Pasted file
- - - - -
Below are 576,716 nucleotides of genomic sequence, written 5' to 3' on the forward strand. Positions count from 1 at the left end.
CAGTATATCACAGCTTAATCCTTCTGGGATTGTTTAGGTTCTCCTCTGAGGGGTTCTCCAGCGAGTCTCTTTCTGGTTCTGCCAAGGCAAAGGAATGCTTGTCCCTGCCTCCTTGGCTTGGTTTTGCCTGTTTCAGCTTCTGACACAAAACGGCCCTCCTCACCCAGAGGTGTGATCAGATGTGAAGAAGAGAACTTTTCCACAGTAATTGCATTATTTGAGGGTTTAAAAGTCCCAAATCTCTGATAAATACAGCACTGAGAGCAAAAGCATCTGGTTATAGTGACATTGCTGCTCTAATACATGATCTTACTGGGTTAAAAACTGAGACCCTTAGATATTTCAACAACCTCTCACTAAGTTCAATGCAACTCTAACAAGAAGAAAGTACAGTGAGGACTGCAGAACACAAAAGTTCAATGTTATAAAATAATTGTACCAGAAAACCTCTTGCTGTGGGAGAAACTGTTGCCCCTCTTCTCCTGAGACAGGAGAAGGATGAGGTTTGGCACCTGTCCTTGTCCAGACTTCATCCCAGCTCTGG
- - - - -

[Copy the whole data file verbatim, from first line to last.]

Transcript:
Below are 576,716 nucleotides of genomic sequence, written 5' to 3' on the forward strand. Positions count from 1 at the left end.
CAGTATATCACAGCTTAATCCTTCTGGGATTGTTTAGGTTCTCCTCTGAGGGGTTCTCCAGCGAGTCTCTTTCTGGTTCTGCCAAGGCAAAGGAATGCTTGTCCCTGCCTCCTTGGCTTGGTTTTGCCTGTTTCAGCTTCTGACACAAAACGGCCCTCCTCACCCAGAGGTGTGATCAGATGTGAAGAAGAGAACTTTTCCACAGTAATTGCATTATTTGAGGGTTTAAAAGTCCCAAATCTCTGATAAATACAGCACTGAGAGCAAAAGCATCTGGTTATAGTGACATTGCTGCTCTAATACATGATCTTACTGGGTTAAAAACTGAGACCCTTAGATATTTCAACAACCTCTCACTAAGTTCAATGCAACTCTAACAAGAAGAAAGTACAGTGAGGACTGCAGAACACAAAAGTTCAATGTTATAAAATAATTGTACCAGAAAACCTCTTGCTGTGGGAGAAACTGTTGCCCCTCTTCTCCTGAGACAGGAGAAGGATGAGGTTTGGCACCTGTCCTTGTCCAGACTTCATCCCAGCTCTGG